WordPress Errors

Modified on Fri, 08 Dec 2023 at 03:29 PM

Troubleshooting WordPress errors like the White Screen of Death (WSOD) and Internal Server Error can be crucial for maintaining a functioning website. Here's a comprehensive guide to address these issues:

White Screen of Death (WSOD) Resolution:

Step 1: Enable WordPress Debugging

  1. Edit wp-config.php: Access the wp-config.php file via FTP or cPanel File Manager.
  2. Add Debugging Code: Insert define('WP_DEBUG', true); and define('WP_DEBUG_LOG', true); to enable debug mode and log errors to a file.

Step 2: Increase PHP Memory Limit

  1. Edit wp-config.php: Add define('WP_MEMORY_LIMIT', '256M'); to increase PHP memory limit. Adjust the value based on requirements.
  2. .htaccess or PHP.ini: If allowed, modify the .htaccess file or PHP.ini to increase memory limit.

Step 3: Deactivate Plugins/Themes

  1. Access wp-content: Via FTP or File Manager, navigate to the wp-content folder.
  2. Rename Plugins/Themes Folder: Rename the "plugins" folder to something else (e.g., "plugins_old") to deactivate all plugins. If this resolves the issue, reactivate plugins one by one to identify the problematic one.
  3. Switch to Default Theme: Temporarily switch to a default WordPress theme (e.g., Twenty Twenty-One) to check if the issue is related to the active theme.

Step 4: Check File Permissions

  1. File Permissions: Ensure correct file permissions (typically 644 for files and 755 for directories). Use FTP or cPanel File Manager to adjust permissions.
  2. wp-config.php: Set wp-config.php permissions to 600 for enhanced security.

Step 5: Restore Backup or Core Files

  1. Restore Backup: If available, restore a backup of your website to a point where it was functioning properly.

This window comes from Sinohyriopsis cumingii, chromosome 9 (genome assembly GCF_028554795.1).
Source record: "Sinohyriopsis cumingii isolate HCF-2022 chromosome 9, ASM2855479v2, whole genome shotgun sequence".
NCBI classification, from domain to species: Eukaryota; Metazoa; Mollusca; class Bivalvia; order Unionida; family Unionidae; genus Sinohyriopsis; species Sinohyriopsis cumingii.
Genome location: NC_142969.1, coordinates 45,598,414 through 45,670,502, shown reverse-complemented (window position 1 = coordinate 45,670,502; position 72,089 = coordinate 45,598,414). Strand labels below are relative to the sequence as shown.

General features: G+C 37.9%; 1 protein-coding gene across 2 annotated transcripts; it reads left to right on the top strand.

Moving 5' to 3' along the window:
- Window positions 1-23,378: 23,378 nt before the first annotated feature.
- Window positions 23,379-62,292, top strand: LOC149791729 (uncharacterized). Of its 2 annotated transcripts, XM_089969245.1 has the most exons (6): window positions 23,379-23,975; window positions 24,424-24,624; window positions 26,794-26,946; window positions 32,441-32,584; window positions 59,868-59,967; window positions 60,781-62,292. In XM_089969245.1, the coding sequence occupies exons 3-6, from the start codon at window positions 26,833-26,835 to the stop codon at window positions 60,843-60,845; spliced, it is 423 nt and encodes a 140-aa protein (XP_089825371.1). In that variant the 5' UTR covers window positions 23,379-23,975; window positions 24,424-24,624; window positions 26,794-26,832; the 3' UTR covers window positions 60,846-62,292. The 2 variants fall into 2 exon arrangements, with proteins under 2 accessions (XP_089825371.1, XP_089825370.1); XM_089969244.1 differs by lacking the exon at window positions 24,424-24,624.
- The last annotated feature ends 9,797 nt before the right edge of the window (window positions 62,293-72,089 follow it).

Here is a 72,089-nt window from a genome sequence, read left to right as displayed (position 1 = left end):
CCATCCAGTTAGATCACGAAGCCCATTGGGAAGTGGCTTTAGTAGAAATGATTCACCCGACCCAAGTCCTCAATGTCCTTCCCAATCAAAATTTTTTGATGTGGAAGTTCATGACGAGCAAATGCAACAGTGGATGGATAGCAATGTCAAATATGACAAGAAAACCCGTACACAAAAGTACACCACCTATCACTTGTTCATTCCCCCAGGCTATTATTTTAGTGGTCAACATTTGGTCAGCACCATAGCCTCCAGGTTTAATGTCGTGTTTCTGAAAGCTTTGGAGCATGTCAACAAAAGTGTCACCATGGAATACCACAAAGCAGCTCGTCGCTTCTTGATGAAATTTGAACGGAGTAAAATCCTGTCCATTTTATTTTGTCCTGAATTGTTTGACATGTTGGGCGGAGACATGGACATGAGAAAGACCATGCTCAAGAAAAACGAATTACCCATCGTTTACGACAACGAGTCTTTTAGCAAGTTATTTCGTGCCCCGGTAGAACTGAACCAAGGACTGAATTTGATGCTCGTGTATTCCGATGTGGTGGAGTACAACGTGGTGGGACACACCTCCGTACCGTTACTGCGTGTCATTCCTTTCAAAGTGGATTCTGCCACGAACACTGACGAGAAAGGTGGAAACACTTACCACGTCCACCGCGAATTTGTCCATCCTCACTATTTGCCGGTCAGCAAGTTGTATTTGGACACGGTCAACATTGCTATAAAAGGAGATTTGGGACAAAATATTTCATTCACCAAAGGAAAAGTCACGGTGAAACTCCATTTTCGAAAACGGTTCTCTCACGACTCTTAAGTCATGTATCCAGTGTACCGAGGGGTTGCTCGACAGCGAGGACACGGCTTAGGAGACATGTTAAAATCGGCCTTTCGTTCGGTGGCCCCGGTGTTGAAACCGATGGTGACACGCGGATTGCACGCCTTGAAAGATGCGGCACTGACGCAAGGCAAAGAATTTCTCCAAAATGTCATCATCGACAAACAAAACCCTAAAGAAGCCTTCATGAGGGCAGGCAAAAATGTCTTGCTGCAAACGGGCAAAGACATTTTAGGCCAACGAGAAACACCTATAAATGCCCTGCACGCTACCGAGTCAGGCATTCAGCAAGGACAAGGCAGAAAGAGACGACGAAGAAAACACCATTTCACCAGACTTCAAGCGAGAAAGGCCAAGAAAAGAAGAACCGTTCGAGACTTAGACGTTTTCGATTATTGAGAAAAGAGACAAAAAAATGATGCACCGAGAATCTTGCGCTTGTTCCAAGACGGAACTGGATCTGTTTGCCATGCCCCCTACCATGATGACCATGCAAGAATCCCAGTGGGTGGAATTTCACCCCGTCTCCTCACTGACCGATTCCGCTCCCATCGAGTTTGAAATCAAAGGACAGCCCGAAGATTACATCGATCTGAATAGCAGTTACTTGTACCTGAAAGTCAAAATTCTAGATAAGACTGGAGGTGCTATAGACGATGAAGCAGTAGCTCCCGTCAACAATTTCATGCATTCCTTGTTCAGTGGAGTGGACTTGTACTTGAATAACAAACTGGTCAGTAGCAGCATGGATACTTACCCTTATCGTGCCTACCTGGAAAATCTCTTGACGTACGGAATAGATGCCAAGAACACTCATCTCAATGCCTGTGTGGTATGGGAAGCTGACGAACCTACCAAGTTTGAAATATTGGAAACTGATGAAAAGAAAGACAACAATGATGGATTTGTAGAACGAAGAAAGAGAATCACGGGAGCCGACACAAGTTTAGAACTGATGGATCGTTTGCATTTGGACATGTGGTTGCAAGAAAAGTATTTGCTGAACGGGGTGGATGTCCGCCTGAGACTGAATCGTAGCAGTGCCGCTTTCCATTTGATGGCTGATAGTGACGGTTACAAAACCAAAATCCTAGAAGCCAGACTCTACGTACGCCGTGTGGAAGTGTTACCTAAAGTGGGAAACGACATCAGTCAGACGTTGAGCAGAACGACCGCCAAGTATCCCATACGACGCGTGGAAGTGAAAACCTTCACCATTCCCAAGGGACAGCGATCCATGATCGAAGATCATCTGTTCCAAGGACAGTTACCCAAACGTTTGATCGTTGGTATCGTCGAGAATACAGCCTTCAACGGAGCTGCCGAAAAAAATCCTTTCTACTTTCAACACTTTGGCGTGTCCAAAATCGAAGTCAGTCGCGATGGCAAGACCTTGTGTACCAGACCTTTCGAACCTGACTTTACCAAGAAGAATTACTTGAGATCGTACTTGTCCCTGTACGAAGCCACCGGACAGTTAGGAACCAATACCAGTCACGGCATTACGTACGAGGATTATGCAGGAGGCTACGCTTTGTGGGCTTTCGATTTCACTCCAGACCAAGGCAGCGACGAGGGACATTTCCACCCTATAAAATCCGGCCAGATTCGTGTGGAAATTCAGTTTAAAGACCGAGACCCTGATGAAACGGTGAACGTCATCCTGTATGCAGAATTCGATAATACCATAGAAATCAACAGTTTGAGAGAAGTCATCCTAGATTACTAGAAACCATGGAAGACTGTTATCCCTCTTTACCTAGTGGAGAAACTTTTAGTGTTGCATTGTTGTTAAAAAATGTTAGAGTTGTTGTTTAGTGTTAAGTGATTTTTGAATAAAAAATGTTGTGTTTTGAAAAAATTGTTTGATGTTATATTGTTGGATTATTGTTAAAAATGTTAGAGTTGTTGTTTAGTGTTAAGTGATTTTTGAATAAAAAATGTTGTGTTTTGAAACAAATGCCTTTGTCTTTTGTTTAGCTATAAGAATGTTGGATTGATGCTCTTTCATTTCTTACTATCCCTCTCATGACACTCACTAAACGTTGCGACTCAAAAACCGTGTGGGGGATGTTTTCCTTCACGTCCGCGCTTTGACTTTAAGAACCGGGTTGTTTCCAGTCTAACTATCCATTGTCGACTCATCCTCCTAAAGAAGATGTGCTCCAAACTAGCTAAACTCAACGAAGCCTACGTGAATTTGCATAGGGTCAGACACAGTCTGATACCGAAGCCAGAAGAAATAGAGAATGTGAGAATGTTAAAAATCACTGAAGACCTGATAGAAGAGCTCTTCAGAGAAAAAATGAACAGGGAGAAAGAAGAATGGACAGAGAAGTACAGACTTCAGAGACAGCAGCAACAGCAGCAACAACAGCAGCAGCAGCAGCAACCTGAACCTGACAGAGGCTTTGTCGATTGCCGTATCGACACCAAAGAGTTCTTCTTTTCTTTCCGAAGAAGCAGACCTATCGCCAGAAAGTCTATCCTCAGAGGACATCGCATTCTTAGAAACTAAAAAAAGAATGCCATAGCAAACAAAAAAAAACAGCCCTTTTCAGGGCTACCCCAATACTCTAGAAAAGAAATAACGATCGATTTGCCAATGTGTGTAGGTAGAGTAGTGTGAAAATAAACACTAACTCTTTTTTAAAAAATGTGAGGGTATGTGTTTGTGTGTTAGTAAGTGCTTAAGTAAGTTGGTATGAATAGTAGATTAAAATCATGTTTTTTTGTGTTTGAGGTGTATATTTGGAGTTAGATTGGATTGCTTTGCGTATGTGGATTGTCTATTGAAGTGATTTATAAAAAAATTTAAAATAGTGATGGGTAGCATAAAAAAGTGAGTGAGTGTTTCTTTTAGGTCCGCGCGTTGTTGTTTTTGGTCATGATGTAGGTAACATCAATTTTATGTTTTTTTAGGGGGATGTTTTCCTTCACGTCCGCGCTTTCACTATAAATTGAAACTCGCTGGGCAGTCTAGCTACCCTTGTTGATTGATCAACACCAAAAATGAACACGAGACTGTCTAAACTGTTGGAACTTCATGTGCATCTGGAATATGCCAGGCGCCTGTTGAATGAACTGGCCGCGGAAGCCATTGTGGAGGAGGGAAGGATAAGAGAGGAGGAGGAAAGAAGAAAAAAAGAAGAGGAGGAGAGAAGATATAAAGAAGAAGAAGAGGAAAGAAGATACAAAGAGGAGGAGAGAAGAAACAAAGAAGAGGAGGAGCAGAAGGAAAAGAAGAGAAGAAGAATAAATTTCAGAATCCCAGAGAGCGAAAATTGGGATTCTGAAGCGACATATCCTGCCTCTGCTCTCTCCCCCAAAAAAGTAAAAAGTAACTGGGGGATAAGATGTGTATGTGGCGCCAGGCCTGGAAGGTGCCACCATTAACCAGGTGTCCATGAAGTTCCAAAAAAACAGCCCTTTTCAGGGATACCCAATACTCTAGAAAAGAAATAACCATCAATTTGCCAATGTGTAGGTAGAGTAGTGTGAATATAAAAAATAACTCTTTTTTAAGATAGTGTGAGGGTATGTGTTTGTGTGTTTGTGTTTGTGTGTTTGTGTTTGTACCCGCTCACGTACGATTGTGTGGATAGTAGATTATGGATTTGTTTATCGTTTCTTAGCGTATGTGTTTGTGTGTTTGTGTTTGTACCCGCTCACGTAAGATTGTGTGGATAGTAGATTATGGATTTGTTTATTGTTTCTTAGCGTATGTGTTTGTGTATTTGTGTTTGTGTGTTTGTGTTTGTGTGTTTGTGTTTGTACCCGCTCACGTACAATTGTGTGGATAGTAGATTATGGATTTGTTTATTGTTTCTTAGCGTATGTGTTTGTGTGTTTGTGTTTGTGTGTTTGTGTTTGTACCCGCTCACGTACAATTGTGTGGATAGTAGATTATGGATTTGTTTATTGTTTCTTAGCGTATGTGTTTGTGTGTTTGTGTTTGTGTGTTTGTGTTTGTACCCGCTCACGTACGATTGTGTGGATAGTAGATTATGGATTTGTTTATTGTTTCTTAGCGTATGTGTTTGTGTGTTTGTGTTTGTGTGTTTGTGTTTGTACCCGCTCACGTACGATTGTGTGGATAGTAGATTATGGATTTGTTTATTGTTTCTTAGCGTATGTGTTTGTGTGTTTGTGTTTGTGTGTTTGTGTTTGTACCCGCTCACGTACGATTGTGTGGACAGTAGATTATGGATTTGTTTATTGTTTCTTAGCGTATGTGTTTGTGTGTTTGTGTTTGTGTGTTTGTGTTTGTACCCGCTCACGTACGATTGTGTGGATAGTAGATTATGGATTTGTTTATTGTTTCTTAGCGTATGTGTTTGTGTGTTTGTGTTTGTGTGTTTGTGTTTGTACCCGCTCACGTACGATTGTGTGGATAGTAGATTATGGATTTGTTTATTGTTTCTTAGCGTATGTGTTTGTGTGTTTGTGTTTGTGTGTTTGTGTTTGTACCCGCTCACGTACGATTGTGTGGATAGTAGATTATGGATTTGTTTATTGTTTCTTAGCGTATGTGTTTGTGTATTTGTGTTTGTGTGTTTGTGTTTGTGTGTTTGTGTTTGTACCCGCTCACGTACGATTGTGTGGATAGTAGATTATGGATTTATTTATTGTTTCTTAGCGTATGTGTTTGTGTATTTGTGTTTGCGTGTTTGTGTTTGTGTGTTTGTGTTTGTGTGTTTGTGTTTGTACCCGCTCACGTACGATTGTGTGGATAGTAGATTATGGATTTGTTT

2. Reinstall Core Files: Reinstall WordPress core files by downloading the latest version from wordpress.org and uploading files via FTP, except wp-content folder.

Internal Server Error Resolution:

Step 1: Check .htaccess File

  1. Access .htaccess: Locate and edit the .htaccess file using FTP or File Manager.
  2. Rename or Delete .htaccess: Rename the file to something like ".htaccess_old" or delete it temporarily to check if it resolves the error.
  3. WordPress Dashboard: Go to Settings -> Permalinks and click "Save Changes" to regenerate the .htaccess file.

Step 2: Verify File Permissions

  1. File Permissions: Ensure file permissions are correctly set (as mentioned in the WSOD resolution section).
  2. File Ownership: Verify correct ownership of files and directories to prevent permission-related issues.

Step 3: Examine Server Logs

  1. Server Error Logs: Access server error logs via cPanel or contact hosting support to check for specific error messages.
  2. Identify Errors: Look for PHP error logs to pinpoint the cause of the Internal Server Error.

Step 4: Contact Hosting Support

  1. Hosting Provider: Reach out to hosting support for assistance if the issue persists after trying the aforementioned steps.
  2. Error Investigation: Provide them with relevant details, such as error logs and steps taken, for a more accurate diagnosis.

Additional Tips:

  • Backup Regularly: Maintain regular backups of your WordPress site to revert to a working state if needed.
  • Keep WordPress Updated: Ensure WordPress core, themes, and plugins are updated to the latest versions to minimize potential errors.

Remember, when dealing with these errors, it's important to take precautions and consider the potential impact of changes. If uncertain, seeking assistance from a developer or hosting support can provide more specific guidance for your site's situation.

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